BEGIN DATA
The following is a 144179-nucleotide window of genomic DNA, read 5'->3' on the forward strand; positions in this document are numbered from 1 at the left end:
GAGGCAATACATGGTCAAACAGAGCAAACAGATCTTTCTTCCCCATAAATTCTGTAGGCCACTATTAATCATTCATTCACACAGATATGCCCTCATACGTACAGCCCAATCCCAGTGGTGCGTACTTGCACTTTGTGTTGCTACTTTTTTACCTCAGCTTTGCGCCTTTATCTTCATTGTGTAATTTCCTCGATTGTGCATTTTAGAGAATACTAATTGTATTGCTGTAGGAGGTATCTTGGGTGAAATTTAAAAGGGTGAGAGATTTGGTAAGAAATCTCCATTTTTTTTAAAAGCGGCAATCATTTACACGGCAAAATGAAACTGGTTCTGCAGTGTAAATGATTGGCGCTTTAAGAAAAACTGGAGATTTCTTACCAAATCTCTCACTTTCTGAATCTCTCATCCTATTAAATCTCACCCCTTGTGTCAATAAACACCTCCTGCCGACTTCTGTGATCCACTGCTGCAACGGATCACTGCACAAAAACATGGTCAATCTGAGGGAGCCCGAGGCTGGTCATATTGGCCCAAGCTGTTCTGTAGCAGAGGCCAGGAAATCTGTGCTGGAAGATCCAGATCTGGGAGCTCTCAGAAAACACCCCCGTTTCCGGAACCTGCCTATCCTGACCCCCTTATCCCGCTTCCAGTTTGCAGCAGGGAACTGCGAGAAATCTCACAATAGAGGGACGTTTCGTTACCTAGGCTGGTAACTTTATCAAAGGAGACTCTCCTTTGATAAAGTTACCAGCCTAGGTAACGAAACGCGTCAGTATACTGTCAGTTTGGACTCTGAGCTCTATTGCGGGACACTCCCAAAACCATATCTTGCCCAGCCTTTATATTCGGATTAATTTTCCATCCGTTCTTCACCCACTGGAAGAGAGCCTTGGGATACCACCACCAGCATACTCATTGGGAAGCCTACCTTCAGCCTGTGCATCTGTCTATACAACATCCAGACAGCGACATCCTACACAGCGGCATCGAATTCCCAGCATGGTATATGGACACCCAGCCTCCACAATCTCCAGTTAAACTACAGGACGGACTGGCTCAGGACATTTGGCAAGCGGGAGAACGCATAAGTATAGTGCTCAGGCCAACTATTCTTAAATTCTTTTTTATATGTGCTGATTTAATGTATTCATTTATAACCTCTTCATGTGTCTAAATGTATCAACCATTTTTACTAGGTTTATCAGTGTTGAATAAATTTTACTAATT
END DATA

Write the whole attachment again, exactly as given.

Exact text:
The following is a 144179-nucleotide window of genomic DNA, read 5'->3' on the forward strand; positions in this document are numbered from 1 at the left end:
GAGGCAATACATGGTCAAACAGAGCAAACAGATCTTTCTTCCCCATAAATTCTGTAGGCCACTATTAATCATTCATTCACACAGATATGCCCTCATACGTACAGCCCAATCCCAGTGGTGCGTACTTGCACTTTGTGTTGCTACTTTTTTACCTCAGCTTTGCGCCTTTATCTTCATTGTGTAATTTCCTCGATTGTGCATTTTAGAGAATACTAATTGTATTGCTGTAGGAGGTATCTTGGGTGAAATTTAAAAGGGTGAGAGATTTGGTAAGAAATCTCCATTTTTTTTAAAAGCGGCAATCATTTACACGGCAAAATGAAACTGGTTCTGCAGTGTAAATGATTGGCGCTTTAAGAAAAACTGGAGATTTCTTACCAAATCTCTCACTTTCTGAATCTCTCATCCTATTAAATCTCACCCCTTGTGTCAATAAACACCTCCTGCCGACTTCTGTGATCCACTGCTGCAACGGATCACTGCACAAAAACATGGTCAATCTGAGGGAGCCCGAGGCTGGTCATATTGGCCCAAGCTGTTCTGTAGCAGAGGCCAGGAAATCTGTGCTGGAAGATCCAGATCTGGGAGCTCTCAGAAAACACCCCCGTTTCCGGAACCTGCCTATCCTGACCCCCTTATCCCGCTTCCAGTTTGCAGCAGGGAACTGCGAGAAATCTCACAATAGAGGGACGTTTCGTTACCTAGGCTGGTAACTTTATCAAAGGAGACTCTCCTTTGATAAAGTTACCAGCCTAGGTAACGAAACGCGTCAGTATACTGTCAGTTTGGACTCTGAGCTCTATTGCGGGACACTCCCAAAACCATATCTTGCCCAGCCTTTATATTCGGATTAATTTTCCATCCGTTCTTCACCCACTGGAAGAGAGCCTTGGGATACCACCACCAGCATACTCATTGGGAAGCCTACCTTCAGCCTGTGCATCTGTCTATACAACATCCAGACAGCGACATCCTACACAGCGGCATCGAATTCCCAGCATGGTATATGGACACCCAGCCTCCACAATCTCCAGTTAAACTACAGGACGGACTGGCTCAGGACATTTGGCAAGCGGGAGAACGCATAAGTATAGTGCTCAGGCCAACTATTCTTAAATTCTTTTTTATATGTGCTGATTTAATGTATTCATTTATAACCTCTTCATGTGTCTAAATGTATCAACCATTTTTACTAGGTTTATCAGTGTTGAATAAATTTTACTAATT